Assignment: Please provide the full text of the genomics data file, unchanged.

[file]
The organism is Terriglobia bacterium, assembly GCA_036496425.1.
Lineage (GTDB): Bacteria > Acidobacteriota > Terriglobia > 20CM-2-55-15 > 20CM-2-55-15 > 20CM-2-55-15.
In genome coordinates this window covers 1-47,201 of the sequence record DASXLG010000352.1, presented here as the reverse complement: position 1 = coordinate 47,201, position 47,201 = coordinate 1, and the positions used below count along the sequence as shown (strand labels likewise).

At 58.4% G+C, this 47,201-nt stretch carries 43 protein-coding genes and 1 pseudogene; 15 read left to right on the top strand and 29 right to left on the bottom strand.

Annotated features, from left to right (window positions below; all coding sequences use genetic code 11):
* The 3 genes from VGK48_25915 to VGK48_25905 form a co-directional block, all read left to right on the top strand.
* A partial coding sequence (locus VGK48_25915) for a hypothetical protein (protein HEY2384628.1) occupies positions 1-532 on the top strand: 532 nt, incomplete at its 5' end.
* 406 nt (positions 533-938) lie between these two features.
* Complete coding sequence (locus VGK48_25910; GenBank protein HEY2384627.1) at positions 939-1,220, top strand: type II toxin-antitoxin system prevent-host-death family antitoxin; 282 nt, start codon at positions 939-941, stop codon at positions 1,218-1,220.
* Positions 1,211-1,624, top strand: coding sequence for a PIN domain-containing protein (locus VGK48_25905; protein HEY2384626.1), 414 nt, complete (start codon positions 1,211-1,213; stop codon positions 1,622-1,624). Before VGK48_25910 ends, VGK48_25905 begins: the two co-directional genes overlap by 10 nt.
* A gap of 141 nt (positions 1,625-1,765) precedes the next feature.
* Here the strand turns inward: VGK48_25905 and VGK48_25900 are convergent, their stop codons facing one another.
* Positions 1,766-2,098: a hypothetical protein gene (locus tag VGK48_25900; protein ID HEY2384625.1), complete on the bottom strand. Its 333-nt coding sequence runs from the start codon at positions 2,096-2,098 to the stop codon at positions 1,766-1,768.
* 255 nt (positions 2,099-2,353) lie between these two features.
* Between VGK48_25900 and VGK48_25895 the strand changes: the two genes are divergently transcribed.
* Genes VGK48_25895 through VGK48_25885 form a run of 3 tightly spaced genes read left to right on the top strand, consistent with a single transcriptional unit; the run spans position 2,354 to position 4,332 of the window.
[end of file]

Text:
The organism is Terriglobia bacterium, assembly GCA_036496425.1.
Lineage (GTDB): Bacteria > Acidobacteriota > Terriglobia > 20CM-2-55-15 > 20CM-2-55-15 > 20CM-2-55-15.
In genome coordinates this window covers 1-47,201 of the sequence record DASXLG010000352.1, presented here as the reverse complement: position 1 = coordinate 47,201, position 47,201 = coordinate 1, and the positions used below count along the sequence as shown (strand labels likewise).

At 58.4% G+C, this 47,201-nt stretch carries 43 protein-coding genes and 1 pseudogene; 15 read left to right on the top strand and 29 right to left on the bottom strand.

Annotated features, from left to right (window positions below; all coding sequences use genetic code 11):
* The 3 genes from VGK48_25915 to VGK48_25905 form a co-directional block, all read left to right on the top strand.
* A partial coding sequence (locus VGK48_25915) for a hypothetical protein (protein HEY2384628.1) occupies positions 1-532 on the top strand: 532 nt, incomplete at its 5' end.
* 406 nt (positions 533-938) lie between these two features.
* Complete coding sequence (locus VGK48_25910; GenBank protein HEY2384627.1) at positions 939-1,220, top strand: type II toxin-antitoxin system prevent-host-death family antitoxin; 282 nt, start codon at positions 939-941, stop codon at positions 1,218-1,220.
* Positions 1,211-1,624, top strand: coding sequence for a PIN domain-containing protein (locus VGK48_25905; protein HEY2384626.1), 414 nt, complete (start codon positions 1,211-1,213; stop codon positions 1,622-1,624). Before VGK48_25910 ends, VGK48_25905 begins: the two co-directional genes overlap by 10 nt.
* A gap of 141 nt (positions 1,625-1,765) precedes the next feature.
* Here the strand turns inward: VGK48_25905 and VGK48_25900 are convergent, their stop codons facing one another.
* Positions 1,766-2,098: a hypothetical protein gene (locus tag VGK48_25900; protein ID HEY2384625.1), complete on the bottom strand. Its 333-nt coding sequence runs from the start codon at positions 2,096-2,098 to the stop codon at positions 1,766-1,768.
* 255 nt (positions 2,099-2,353) lie between these two features.
* Between VGK48_25900 and VGK48_25895 the strand changes: the two genes are divergently transcribed.
* Genes VGK48_25895 through VGK48_25885 form a run of 3 tightly spaced genes read left to right on the top strand, consistent with a single transcriptional unit; the run spans position 2,354 to position 4,332 of the window.